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Eurozone a 'whisker' from Greece bailout

Wednesday, November 21, 2012
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The eurozone is a "whisker" away from a deal to unblock bailout funds for Greece, French Finance Minister Pierre Moscovici says, hours after he and his eurozone counterparts failed to reach such a deal.

The eurozone "would be threatened if we did not reach one, but once again we have observed that Greece had made considerable efforts," Moscovici told Europe 1 radio on Wednesday.

"We are very close to a deal."

The failure to strike a deal threatens the whole region's stability, Greek Prime Minister Antonis Samaras warns.

"Our partners and the IMF have a duty to do what they have taken on," Samaras said in a statement.

"It's not only the future of our country but the stability of the entire eurozone which depends on the success of the conclusion of this effort in the next few days."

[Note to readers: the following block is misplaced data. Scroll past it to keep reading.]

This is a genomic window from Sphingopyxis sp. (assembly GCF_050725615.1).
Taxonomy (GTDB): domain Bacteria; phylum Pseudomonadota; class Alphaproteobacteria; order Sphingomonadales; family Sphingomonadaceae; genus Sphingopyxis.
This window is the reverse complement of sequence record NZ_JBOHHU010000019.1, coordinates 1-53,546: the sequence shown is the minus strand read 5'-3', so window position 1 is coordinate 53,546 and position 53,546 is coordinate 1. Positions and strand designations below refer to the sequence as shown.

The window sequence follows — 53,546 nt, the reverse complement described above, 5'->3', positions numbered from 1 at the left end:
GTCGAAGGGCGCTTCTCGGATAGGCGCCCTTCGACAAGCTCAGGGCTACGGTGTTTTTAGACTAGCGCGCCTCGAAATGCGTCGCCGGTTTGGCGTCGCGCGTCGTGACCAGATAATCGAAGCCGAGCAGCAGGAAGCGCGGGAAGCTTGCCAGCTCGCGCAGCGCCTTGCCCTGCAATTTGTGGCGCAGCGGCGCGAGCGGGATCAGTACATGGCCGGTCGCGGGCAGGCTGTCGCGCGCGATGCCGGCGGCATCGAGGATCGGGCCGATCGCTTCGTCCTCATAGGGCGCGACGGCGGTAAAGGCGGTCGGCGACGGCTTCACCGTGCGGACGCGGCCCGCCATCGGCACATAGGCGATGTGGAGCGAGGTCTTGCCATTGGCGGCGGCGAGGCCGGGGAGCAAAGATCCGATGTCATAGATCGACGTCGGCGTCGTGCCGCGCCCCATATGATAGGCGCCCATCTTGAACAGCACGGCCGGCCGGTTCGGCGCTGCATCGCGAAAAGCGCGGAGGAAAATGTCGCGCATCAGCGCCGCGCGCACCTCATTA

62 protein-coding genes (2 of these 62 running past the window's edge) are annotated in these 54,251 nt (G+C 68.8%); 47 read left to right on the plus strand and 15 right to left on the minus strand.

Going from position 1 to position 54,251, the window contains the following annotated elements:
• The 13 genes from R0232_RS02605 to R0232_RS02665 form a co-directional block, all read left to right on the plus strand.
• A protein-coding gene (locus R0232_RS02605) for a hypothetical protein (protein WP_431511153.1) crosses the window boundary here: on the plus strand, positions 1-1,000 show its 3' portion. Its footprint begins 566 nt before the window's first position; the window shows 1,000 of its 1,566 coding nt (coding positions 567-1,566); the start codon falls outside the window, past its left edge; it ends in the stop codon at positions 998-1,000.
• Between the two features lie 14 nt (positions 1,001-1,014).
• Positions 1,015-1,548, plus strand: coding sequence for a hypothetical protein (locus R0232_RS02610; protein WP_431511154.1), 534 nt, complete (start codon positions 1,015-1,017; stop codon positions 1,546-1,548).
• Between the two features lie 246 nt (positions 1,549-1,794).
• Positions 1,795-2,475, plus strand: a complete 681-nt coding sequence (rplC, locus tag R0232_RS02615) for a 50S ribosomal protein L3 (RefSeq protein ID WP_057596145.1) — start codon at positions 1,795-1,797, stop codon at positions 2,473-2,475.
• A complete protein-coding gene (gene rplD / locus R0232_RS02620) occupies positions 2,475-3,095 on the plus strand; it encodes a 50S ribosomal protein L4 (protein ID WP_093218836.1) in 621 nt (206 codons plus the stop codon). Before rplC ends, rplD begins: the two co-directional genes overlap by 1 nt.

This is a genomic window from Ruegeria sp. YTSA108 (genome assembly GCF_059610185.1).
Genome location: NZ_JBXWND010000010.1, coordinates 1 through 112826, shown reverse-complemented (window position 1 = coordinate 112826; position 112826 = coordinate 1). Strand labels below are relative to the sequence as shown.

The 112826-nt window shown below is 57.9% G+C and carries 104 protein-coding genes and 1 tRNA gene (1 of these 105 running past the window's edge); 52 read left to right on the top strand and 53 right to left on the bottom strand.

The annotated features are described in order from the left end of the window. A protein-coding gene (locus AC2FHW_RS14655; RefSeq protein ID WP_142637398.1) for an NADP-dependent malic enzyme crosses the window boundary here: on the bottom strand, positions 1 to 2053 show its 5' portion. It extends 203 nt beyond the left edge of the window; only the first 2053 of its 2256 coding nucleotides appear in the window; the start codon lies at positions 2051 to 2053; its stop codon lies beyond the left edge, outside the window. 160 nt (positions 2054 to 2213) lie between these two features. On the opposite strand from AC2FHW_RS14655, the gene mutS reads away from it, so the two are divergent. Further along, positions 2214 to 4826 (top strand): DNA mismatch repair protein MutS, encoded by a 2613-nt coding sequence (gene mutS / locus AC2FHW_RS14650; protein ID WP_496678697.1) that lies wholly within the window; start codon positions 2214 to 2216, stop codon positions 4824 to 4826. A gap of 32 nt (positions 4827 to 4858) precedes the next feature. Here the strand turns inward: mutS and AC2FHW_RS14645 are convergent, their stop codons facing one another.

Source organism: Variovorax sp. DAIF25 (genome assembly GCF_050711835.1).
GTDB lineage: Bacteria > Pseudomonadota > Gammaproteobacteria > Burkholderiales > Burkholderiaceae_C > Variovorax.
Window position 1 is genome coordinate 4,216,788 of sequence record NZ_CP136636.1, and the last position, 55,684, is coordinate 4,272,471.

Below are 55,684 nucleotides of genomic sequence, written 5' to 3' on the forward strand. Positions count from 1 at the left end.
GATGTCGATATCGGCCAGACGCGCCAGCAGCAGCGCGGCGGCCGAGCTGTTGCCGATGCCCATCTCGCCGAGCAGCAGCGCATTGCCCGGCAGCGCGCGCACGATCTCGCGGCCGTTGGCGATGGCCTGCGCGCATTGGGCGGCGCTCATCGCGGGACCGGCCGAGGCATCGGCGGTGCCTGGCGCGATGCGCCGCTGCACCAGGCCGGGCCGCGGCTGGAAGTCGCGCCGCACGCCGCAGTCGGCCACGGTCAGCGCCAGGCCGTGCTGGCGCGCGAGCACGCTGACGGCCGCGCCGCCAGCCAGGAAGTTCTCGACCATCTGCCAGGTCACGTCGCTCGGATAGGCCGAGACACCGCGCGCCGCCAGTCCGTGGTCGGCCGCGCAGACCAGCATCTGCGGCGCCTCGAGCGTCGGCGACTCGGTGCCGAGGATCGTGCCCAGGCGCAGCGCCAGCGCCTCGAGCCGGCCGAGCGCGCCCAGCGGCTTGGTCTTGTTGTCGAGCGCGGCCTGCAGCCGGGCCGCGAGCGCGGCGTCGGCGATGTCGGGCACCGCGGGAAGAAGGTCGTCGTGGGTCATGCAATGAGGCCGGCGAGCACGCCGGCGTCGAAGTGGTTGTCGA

Eurozone finance ministers' emergency meeting, which started on Tuesday and ended in the small hours of Wednesday, failed to agree to release funds that Greece needs to stave off bankruptcy.

They said they would try again next week, dashing hopes in Athens for a solution after five months of waiting for the badly needed cash.

Samaras's coalition government suffered defections as it pushed through another controversial round of austerity measures through parliament earlier this month.

His frustration at this latest setback was clear in Wednesday's statement.

"Greece did what it had to do, and what it had pledged to do ... whatever technical difficulties in finding a technical solution do not justify any negligence or delay," the prime minister said.

Greece has been waiting since June for an instalment of 31.2 billion euros ($A38.83 billion) in aid, part of a 130 billion euros ($A161.79 billion)- financial assistance package initially granted early this year.

By the end of the year, Athens is also due to receive two more aid payments, worth 5.0 and 8.3 billion euros, in exchange for which it has pledged to implement a series of unpopular austerity measures.

The government raised some quick cash last week to repay five billion euros in maturing debt on November 16.

But it now needs to repay another seven billion euros in December.

22/10/2014 00:32Sydney, Australia. 22 October,2014
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